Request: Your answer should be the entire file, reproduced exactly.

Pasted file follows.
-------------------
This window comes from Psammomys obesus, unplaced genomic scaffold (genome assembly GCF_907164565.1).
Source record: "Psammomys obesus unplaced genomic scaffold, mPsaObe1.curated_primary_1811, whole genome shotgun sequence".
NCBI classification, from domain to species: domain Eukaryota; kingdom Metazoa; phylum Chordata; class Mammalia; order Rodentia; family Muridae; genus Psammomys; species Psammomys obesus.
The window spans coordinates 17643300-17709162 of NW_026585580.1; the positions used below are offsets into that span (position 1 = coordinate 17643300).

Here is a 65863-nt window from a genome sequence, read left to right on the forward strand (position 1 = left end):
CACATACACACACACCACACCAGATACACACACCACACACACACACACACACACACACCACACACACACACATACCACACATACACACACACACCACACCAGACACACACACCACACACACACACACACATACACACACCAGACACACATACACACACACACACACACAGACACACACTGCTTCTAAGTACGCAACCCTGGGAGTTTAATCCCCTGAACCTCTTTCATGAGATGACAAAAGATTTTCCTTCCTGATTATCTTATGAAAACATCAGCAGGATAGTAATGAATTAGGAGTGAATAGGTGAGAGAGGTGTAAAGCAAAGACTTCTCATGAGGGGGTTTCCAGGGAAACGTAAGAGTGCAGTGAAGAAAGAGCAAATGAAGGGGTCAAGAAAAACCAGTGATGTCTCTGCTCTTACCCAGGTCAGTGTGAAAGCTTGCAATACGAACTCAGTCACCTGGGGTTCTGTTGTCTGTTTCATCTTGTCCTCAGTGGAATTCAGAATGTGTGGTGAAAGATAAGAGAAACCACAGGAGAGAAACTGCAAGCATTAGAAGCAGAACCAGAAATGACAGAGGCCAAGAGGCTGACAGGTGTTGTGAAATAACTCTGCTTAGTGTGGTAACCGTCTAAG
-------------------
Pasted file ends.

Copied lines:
This window comes from Psammomys obesus, unplaced genomic scaffold (genome assembly GCF_907164565.1).
Source record: "Psammomys obesus unplaced genomic scaffold, mPsaObe1.curated_primary_1811, whole genome shotgun sequence".
NCBI classification, from domain to species: domain Eukaryota; kingdom Metazoa; phylum Chordata; class Mammalia; order Rodentia; family Muridae; genus Psammomys; species Psammomys obesus.
The window spans coordinates 17643300-17709162 of NW_026585580.1; the positions used below are offsets into that span (position 1 = coordinate 17643300).

Here is a 65863-nt window from a genome sequence, read left to right on the forward strand (position 1 = left end):
CACATACACACACACCACACCAGATACACACACCACACACACACACACACACACACACCACACACACACACATACCACACATACACACACACACCACACCAGACACACACACCACACACACACACACACATACACACACCAGACACACATACACACACACACACACACAGACACACACTGCTTCTAAGTACGCAACCCTGGGAGTTTAATCCCCTGAACCTCTTTCATGAGATGACAAAAGATTTTCCTTCCTGATTATCTTATGAAAACATCAGCAGGATAGTAATGAATTAGGAGTGAATAGGTGAGAGAGGTGTAAAGCAAAGACTTCTCATGAGGGGGTTTCCAGGGAAACGTAAGAGTGCAGTGAAGAAAGAGCAAATGAAGGGGTCAAGAAAAACCAGTGATGTCTCTGCTCTTACCCAGGTCAGTGTGAAAGCTTGCAATACGAACTCAGTCACCTGGGGTTCTGTTGTCTGTTTCATCTTGTCCTCAGTGGAATTCAGAATGTGTGGTGAAAGATAAGAGAAACCACAGGAGAGAAACTGCAAGCATTAGAAGCAGAACCAGAAATGACAGAGGCCAAGAGGCTGACAGGTGTTGTGAAATAACTCTGCTTAGTGTGGTAACCGTCTAAG